A Tale of a Tub, Written for the Universal Improvement of Mankind: To which is Added, An Account of a Battel Between the Antient and Modern Books in St. James's Library
John Nutt, 1704 - 322 pages
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Page 138 - The most accomplished way of using books at present is two-fold ; either, first, to serve them as some men do lords, learn their titles exactly, and then brag of their acquaintance. Or, secondly, which is indeed the choicer, the profounder, and politer method, to get a thorough insight into the index, by which the whole book is governed and turned, like fishes by the tail.
Page 175 - ... content his ideas with the films and images that fly off upon his senses from the superficies of things ; such a man, truly wise, creams off nature, leaving the sour and the dregs for philosophy and reason to lap up. This is the sublime and refined point of felicity, called the possession of being well deceived ; the serene peaceful state of being a fool among knaves.
Page 54 - Once upon a time, there was a man who had three sons by one wife,* and all at a birth, neither could the midwife tell certainly which was the eldest. Their father died while they were young, and upon his deathbed, calling the lads to him, spoke thus: 'Sons, because I have purchased no estate, nor was born to any, I have long considered of some good legacies...
Page 59 - Proceed to the particular works of the creation, you will find how curious journeyman Nature has been, to trim up the vegetable beaux; observe how sparkish a periwig adorns the head of a beech, and what a fine doublet of white satin is worn by the birch.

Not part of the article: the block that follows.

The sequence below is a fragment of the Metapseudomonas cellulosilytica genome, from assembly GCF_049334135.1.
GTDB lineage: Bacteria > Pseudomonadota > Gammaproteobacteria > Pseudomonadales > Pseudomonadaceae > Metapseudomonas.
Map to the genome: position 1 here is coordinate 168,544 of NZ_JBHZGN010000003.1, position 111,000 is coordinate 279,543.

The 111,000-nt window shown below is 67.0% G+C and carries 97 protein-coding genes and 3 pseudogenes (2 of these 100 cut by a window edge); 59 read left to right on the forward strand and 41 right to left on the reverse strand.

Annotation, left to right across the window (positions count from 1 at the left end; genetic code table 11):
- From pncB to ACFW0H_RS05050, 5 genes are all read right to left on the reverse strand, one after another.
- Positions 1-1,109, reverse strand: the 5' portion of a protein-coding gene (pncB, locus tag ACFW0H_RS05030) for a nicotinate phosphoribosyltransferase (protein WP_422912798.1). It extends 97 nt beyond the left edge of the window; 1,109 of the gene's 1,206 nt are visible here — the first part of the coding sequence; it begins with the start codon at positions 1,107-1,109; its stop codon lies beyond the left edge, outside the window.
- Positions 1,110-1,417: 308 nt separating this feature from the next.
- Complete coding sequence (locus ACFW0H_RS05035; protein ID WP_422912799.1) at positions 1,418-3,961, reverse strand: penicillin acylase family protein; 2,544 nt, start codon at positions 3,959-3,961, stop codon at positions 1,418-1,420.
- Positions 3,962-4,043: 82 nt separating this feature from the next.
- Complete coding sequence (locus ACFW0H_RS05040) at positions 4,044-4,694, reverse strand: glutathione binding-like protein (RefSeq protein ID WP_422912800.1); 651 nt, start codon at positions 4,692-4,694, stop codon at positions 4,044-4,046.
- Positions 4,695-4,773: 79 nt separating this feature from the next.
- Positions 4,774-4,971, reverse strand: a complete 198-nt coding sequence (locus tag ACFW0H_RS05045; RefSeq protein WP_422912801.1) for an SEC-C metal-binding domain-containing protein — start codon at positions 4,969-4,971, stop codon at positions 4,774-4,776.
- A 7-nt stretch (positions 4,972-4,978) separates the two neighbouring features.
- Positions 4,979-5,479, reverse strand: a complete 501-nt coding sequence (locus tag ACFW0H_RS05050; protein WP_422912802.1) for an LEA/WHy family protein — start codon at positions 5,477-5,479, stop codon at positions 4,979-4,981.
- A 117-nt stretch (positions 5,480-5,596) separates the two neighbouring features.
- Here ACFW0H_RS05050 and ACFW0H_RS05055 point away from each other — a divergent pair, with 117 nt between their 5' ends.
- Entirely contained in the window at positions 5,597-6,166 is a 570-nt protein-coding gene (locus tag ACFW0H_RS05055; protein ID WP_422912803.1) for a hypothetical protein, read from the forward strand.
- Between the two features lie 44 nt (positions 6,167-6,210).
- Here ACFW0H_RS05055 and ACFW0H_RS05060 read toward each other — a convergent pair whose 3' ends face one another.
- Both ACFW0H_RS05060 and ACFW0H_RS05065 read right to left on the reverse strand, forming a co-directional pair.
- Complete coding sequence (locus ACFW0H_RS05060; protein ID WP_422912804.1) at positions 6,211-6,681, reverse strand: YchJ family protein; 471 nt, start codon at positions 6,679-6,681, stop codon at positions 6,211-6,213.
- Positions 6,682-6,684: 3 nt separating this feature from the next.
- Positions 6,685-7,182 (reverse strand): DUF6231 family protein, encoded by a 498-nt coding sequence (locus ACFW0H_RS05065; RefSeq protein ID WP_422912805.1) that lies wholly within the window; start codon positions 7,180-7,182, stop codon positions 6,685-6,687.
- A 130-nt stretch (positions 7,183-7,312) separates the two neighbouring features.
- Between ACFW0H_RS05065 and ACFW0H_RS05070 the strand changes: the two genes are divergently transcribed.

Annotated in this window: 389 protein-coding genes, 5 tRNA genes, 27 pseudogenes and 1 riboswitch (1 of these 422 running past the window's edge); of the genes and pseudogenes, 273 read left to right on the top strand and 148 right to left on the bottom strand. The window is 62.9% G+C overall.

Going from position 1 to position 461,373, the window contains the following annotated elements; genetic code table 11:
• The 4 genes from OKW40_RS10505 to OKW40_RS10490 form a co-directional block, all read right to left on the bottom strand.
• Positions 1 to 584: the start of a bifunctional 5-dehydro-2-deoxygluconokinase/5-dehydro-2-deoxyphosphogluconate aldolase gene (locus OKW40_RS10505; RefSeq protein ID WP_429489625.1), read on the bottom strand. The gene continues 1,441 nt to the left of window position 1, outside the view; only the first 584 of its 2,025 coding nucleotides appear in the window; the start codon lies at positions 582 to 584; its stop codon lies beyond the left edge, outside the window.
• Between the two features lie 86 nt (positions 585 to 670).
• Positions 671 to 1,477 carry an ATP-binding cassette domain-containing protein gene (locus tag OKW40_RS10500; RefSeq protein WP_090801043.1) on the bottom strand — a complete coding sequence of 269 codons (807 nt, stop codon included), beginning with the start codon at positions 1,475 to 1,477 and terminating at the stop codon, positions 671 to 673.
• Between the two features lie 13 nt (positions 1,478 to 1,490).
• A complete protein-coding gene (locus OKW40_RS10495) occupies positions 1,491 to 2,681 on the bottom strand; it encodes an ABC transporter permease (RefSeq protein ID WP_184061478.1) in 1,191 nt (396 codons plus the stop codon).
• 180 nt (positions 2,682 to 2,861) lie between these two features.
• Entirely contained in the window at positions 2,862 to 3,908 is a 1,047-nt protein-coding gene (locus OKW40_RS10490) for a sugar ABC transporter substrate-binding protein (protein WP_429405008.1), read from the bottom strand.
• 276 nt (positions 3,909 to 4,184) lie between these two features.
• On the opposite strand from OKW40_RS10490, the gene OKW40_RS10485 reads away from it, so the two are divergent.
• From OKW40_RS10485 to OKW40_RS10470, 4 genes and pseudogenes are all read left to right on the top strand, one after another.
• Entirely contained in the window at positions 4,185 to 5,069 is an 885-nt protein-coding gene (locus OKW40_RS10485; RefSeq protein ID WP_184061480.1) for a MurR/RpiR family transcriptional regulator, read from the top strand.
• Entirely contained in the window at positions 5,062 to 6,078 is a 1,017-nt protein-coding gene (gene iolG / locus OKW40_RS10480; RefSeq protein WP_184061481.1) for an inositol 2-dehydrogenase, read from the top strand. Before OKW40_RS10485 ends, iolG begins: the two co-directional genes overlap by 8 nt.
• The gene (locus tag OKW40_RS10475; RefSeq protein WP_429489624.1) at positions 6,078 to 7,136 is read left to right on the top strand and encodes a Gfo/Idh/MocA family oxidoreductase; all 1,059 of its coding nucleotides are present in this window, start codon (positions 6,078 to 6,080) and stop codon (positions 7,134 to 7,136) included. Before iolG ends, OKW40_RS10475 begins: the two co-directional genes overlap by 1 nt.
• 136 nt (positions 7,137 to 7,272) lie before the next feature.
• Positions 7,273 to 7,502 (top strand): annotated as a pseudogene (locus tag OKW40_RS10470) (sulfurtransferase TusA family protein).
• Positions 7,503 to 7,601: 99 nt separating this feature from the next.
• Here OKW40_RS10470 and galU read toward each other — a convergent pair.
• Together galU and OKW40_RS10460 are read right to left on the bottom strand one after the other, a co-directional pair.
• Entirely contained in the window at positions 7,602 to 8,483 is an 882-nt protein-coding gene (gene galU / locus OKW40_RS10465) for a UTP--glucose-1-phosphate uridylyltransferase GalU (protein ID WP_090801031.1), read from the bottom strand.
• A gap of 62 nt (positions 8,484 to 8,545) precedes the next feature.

Page 244 - Meanwhile the bee had acquitted himself of his toils, and, posted securely at some distance, was employed in cleansing his wings, and disengaging them from the ragged remnants of the cobweb.
Page 60 - If one of them be trimmed up with a gold chain, and a red gown, and a white rod, and a great horse, it is called a...
Page 27 - In the Attic commonwealth,* it was the privilege and birth-right of every citizen and poet to rail aloud, and in public...
Page 196 - I at all question, but they will furnish plenty of noble matter for such, whose converting imaginations dispose them to reduce all things into types; who can make shadows, no thanks to the sun, and then mould them into substances, no thanks to philosophy; whose peculiar talent lies in fixing tropes and allegories to the letter, and refining what is literal into figure and mystery.
Page 26 - ... all the virtues that have been ever in mankind are to be counted upon a few fingers, but his follies and vices are innumerable, and tune adds hourly to the heap.